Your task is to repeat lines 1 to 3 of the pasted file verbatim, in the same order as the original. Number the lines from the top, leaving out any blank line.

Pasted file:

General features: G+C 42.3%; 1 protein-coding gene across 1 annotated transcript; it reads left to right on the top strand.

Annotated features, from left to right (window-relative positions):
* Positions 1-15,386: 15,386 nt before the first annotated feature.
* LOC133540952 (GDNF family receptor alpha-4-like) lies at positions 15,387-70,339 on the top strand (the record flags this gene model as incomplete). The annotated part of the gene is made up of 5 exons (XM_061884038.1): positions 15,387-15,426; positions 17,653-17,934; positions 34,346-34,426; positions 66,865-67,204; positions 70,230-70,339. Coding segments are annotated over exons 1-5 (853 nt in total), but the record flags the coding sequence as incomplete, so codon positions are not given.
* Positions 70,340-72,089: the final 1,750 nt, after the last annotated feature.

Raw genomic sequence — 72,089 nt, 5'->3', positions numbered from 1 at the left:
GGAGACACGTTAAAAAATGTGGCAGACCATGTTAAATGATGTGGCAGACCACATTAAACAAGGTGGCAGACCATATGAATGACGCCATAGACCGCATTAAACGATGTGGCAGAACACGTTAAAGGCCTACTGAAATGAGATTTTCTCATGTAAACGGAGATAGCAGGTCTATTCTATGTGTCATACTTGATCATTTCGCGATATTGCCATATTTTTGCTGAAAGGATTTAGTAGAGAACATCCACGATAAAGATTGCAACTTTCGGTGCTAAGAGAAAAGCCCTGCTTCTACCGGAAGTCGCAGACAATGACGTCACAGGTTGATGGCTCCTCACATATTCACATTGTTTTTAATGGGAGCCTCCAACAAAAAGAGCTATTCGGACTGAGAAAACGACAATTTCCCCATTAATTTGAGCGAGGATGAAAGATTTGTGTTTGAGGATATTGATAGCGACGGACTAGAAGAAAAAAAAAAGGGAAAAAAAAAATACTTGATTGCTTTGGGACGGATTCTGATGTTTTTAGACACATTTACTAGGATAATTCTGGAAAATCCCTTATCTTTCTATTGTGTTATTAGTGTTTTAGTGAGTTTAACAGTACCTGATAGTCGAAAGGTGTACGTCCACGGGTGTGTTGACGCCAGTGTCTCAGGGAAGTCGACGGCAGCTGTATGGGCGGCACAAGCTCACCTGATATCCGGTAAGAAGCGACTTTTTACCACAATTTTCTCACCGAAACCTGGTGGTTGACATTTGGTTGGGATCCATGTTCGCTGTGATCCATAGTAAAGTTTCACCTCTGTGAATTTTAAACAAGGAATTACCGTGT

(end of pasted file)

General features: G+C 42.3%; 1 protein-coding gene across 1 annotated transcript; it reads left to right on the top strand.

Annotated features, from left to right (window-relative positions):
* Positions 1-15,386: 15,386 nt before the first annotated feature.